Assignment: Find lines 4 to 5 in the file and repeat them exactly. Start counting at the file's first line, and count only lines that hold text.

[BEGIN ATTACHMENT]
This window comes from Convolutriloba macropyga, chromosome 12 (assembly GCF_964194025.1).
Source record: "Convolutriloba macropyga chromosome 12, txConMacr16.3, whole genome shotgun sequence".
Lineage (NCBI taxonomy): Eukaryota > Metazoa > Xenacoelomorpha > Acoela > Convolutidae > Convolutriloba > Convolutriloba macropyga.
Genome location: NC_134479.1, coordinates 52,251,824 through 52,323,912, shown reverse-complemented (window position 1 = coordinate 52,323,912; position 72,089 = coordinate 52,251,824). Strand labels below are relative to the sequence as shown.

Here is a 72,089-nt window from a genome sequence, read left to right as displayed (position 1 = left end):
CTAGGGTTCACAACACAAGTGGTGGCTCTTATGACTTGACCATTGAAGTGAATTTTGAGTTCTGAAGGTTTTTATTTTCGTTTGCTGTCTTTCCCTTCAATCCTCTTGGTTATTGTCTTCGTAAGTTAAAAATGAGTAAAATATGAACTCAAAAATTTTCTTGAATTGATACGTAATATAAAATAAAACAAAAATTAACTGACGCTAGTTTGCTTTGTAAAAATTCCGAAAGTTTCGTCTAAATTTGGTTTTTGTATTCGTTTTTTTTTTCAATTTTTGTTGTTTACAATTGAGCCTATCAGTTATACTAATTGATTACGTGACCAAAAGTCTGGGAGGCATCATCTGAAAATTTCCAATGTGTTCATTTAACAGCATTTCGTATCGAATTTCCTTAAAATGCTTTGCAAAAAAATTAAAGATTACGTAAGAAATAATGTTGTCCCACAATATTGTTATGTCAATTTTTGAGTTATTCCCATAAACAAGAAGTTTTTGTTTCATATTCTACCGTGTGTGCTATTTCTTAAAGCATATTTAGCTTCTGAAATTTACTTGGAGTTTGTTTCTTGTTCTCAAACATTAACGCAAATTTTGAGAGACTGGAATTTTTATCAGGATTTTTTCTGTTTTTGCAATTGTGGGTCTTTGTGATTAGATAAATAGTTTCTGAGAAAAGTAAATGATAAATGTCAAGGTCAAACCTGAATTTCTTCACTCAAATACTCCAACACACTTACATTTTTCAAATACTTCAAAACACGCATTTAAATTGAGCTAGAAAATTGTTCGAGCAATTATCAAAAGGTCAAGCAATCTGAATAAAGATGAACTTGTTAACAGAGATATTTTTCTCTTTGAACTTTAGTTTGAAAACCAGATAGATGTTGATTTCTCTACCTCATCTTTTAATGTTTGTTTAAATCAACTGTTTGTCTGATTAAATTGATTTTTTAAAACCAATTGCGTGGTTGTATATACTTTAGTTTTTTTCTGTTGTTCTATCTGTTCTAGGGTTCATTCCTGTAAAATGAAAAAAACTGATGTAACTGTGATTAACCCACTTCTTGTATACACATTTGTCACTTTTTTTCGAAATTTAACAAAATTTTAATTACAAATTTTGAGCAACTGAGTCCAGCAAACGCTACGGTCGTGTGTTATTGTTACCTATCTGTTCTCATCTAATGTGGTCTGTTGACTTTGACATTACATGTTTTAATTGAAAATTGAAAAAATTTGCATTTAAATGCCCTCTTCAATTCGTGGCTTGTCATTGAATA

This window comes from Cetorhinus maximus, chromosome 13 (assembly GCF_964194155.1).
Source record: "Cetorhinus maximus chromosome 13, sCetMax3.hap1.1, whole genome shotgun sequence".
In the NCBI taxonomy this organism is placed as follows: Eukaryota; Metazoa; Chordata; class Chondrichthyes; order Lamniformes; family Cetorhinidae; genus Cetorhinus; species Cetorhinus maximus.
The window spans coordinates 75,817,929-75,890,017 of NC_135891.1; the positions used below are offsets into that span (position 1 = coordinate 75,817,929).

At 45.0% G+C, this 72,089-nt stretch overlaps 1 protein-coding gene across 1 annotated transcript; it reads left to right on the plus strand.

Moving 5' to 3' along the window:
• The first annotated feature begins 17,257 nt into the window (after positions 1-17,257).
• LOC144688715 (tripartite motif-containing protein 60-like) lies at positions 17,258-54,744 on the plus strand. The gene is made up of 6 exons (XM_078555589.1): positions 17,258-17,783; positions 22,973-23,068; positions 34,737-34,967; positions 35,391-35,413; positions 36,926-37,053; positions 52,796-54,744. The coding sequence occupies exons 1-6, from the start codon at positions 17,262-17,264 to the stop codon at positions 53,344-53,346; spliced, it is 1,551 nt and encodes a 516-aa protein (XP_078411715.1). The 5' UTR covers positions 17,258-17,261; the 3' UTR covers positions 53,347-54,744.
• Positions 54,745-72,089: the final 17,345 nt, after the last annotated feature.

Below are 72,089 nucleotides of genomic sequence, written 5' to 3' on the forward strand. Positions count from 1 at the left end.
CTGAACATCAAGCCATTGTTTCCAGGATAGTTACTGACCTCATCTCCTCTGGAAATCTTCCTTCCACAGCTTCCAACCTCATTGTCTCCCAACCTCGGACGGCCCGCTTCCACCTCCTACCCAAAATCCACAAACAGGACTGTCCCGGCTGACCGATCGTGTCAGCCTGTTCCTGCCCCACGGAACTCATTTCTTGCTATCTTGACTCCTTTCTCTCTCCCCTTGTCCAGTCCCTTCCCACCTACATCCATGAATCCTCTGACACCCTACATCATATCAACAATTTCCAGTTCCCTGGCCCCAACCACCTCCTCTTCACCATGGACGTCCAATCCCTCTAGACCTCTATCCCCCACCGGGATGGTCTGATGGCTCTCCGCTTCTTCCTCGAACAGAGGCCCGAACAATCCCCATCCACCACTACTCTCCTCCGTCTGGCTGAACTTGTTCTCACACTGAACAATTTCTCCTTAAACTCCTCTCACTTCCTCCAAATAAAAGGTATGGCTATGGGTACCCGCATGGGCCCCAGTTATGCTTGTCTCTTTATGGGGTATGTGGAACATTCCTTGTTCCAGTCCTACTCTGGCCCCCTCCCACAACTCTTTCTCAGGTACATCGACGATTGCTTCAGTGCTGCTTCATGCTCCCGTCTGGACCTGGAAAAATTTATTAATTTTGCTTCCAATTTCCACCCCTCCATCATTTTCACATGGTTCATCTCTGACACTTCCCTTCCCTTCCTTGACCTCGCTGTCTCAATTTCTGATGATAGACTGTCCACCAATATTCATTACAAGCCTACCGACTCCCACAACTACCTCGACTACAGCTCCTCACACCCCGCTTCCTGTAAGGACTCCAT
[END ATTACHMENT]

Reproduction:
Genome location: NC_134479.1, coordinates 52,251,824 through 52,323,912, shown reverse-complemented (window position 1 = coordinate 52,323,912; position 72,089 = coordinate 52,251,824). Strand labels below are relative to the sequence as shown.

Here is a 72,089-nt window from a genome sequence, read left to right as displayed (position 1 = left end):